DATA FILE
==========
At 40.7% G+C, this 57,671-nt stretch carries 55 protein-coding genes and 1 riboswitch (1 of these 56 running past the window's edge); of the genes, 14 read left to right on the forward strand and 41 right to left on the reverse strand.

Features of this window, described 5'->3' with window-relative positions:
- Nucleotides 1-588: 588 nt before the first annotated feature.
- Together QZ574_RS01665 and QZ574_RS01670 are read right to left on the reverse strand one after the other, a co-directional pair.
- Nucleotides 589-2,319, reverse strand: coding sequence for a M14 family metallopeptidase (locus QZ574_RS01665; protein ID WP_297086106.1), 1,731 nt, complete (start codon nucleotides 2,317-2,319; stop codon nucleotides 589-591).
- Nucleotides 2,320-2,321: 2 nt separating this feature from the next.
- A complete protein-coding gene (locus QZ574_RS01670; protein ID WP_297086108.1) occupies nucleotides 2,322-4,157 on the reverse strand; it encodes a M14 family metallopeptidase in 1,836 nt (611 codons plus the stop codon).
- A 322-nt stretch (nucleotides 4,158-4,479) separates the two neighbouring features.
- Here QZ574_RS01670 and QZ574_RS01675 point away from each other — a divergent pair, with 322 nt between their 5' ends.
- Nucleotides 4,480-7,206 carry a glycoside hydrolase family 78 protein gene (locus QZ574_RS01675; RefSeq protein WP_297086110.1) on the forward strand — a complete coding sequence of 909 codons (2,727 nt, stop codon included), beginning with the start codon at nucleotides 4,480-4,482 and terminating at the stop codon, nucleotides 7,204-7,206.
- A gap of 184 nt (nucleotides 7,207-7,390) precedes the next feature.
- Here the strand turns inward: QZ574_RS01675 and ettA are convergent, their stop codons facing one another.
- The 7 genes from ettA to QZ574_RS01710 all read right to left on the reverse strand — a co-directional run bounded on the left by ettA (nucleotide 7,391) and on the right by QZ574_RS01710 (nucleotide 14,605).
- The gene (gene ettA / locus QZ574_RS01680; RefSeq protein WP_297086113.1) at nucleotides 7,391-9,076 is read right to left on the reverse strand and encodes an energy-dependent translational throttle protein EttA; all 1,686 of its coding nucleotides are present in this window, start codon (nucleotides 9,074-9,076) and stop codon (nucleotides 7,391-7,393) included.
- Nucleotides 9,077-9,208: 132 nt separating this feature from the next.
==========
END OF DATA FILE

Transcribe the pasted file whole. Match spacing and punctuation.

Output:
At 40.7% G+C, this 57,671-nt stretch carries 55 protein-coding genes and 1 riboswitch (1 of these 56 running past the window's edge); of the genes, 14 read left to right on the forward strand and 41 right to left on the reverse strand.

Features of this window, described 5'->3' with window-relative positions:
- Nucleotides 1-588: 588 nt before the first annotated feature.
- Together QZ574_RS01665 and QZ574_RS01670 are read right to left on the reverse strand one after the other, a co-directional pair.
- Nucleotides 589-2,319, reverse strand: coding sequence for a M14 family metallopeptidase (locus QZ574_RS01665; protein ID WP_297086106.1), 1,731 nt, complete (start codon nucleotides 2,317-2,319; stop codon nucleotides 589-591).
- Nucleotides 2,320-2,321: 2 nt separating this feature from the next.
- A complete protein-coding gene (locus QZ574_RS01670; protein ID WP_297086108.1) occupies nucleotides 2,322-4,157 on the reverse strand; it encodes a M14 family metallopeptidase in 1,836 nt (611 codons plus the stop codon).
- A 322-nt stretch (nucleotides 4,158-4,479) separates the two neighbouring features.
- Here QZ574_RS01670 and QZ574_RS01675 point away from each other — a divergent pair, with 322 nt between their 5' ends.
- Nucleotides 4,480-7,206 carry a glycoside hydrolase family 78 protein gene (locus QZ574_RS01675; RefSeq protein WP_297086110.1) on the forward strand — a complete coding sequence of 909 codons (2,727 nt, stop codon included), beginning with the start codon at nucleotides 4,480-4,482 and terminating at the stop codon, nucleotides 7,204-7,206.
- A gap of 184 nt (nucleotides 7,207-7,390) precedes the next feature.
- Here the strand turns inward: QZ574_RS01675 and ettA are convergent, their stop codons facing one another.
- The 7 genes from ettA to QZ574_RS01710 all read right to left on the reverse strand — a co-directional run bounded on the left by ettA (nucleotide 7,391) and on the right by QZ574_RS01710 (nucleotide 14,605).
- The gene (gene ettA / locus QZ574_RS01680; RefSeq protein WP_297086113.1) at nucleotides 7,391-9,076 is read right to left on the reverse strand and encodes an energy-dependent translational throttle protein EttA; all 1,686 of its coding nucleotides are present in this window, start codon (nucleotides 9,074-9,076) and stop codon (nucleotides 7,391-7,393) included.
- Nucleotides 9,077-9,208: 132 nt separating this feature from the next.